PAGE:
Implementation Science Communications
Springer Nature / BMC
School of Nursing and Midwifery
Background Despite the advancement of scientific research in the field of maternity care, midwives face challenges translating latest evidence into evidence-based practice (EBP) and express reticence towards leading practice change in clinical areas. This study aimed to explore midwifery leaders’ views on what factors help or hinder midwives’ efforts to translate latest evidence into everyday practice and consider them in relation to both the Capability, Opportunity, Motivation and Behaviour (COM-B) model and Theoretical Domains Framework (TDF). Methods This qualitative study formed part of a larger action research (AR) project that was designed to improve midwives’ EBP implementation capability. Data were obtained from eight Western Australian midwifery leaders who were employed in either managerial or executive positions within their organisation. Five midwives attended a focus group workshop and three opted for face-to-face interviews. Thematic analysis was used to code the transcribed data and group alike findings into sub-categories, which were collapsed to four major categories and one overarching core finding. These were mapped to a matrix combining the COM-B and TDF to establish the usability of these tools in midwifery contexts. Results Four major categories were developed from the data collected in this study. Three reported the hindrances midwives’ experienced when trying to initiate new EBPs: ‘For midwives, medical opposition and workplace culture are the biggest challenges’, ‘Fear can stop change: it’s personal for midwives’ and ‘Midwives are tired of fighting the battle for EBP; they need knowledge and the confidence to bring about practice change.’ The other major category highlighted factors midwives’ considered helpers of EBP: ‘Having stakeholder buy-in and strong midwifery leadership is a huge advantage.’ When mapped to the TDF and COM-B, these findings provided valuable insight into the helpers of and hindrances to evidence-based practice in midwifery. Conclusion Midwives are motivated to initiate evidence-based change yet have limited knowledge of implementation processes or the confidence to lead practice change. Factors such as inter-disciplinary buy-in, clear instruction for midwives and support from midwifery leaders were considered beneficial to implementing practice change in clinical areas. The TDF when used in combination with the COM-B was deemed useful to midwives wanting to lead practice change projects in clinical areas.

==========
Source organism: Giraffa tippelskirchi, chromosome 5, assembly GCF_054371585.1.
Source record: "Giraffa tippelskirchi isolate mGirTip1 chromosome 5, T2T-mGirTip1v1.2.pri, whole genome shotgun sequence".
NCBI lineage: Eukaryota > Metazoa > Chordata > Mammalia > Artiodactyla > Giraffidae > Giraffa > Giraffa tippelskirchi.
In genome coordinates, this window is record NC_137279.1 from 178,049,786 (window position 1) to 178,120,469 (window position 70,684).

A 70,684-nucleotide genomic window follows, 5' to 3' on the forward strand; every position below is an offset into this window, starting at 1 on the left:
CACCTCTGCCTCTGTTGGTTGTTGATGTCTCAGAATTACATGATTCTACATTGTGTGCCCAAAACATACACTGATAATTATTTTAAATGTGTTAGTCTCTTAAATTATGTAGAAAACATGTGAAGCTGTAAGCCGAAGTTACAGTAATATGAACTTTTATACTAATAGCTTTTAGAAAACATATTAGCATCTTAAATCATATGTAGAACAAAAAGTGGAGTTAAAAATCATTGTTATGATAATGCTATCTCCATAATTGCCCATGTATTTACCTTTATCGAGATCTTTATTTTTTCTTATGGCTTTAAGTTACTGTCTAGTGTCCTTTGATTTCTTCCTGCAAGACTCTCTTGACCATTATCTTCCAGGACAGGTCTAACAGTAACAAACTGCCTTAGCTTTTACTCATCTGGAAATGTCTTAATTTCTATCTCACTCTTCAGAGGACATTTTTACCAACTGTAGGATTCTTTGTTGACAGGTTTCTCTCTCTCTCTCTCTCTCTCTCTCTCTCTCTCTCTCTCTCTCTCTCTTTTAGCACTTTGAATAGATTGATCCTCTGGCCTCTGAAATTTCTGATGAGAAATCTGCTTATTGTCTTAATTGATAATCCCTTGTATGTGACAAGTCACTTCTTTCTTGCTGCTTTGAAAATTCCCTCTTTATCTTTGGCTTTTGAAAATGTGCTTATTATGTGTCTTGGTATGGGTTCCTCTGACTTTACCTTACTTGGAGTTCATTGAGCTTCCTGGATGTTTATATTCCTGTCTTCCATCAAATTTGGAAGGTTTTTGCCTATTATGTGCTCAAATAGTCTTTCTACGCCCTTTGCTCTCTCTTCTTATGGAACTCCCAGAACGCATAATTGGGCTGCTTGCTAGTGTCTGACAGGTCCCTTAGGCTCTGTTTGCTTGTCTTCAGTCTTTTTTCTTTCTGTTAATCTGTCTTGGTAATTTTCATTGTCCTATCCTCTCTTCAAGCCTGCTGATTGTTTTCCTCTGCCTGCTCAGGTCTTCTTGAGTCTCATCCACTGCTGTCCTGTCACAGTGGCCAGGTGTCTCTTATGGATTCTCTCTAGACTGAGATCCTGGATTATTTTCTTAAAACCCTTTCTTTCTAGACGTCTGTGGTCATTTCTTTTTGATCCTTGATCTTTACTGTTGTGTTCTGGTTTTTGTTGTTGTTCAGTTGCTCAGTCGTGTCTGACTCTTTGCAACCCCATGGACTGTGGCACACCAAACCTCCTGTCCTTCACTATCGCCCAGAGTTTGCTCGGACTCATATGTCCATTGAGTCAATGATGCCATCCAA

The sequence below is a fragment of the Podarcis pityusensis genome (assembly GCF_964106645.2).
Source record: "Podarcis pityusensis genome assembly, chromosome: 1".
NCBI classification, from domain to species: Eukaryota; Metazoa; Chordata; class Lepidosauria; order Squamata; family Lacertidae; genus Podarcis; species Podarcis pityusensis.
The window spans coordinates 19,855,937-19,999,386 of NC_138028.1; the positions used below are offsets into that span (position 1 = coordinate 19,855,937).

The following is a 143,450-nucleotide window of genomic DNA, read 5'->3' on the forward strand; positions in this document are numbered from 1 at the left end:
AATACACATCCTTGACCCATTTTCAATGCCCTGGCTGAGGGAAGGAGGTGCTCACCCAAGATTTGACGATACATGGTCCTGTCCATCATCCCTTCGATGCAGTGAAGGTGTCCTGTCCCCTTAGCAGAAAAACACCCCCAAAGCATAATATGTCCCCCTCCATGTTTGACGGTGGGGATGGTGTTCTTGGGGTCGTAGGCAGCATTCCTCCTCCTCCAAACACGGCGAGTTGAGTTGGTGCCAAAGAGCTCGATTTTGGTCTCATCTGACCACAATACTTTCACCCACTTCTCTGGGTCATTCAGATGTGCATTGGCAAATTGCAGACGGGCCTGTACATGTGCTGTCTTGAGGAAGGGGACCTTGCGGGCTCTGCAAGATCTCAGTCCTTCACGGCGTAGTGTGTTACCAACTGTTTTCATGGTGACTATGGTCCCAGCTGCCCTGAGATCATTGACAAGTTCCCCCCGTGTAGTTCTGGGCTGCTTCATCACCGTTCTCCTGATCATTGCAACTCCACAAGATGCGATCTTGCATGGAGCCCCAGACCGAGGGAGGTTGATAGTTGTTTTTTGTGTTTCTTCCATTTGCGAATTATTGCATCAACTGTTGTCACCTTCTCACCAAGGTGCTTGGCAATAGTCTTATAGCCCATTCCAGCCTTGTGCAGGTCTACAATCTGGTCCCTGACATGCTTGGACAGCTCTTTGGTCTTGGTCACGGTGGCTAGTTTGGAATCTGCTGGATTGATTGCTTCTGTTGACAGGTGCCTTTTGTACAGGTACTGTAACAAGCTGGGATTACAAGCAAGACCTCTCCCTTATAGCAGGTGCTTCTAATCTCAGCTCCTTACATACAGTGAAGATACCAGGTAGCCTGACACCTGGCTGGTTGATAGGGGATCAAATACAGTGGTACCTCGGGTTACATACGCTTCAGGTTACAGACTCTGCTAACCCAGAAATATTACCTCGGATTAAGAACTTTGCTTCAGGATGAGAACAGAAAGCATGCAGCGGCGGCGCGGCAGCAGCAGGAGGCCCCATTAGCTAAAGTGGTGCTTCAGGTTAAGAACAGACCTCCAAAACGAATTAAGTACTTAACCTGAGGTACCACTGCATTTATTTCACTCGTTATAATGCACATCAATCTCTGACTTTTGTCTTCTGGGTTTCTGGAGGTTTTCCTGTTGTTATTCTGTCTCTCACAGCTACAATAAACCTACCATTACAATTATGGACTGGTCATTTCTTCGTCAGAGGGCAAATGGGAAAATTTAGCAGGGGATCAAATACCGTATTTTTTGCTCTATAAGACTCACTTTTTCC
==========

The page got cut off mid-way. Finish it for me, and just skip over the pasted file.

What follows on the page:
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Safety and quality in health care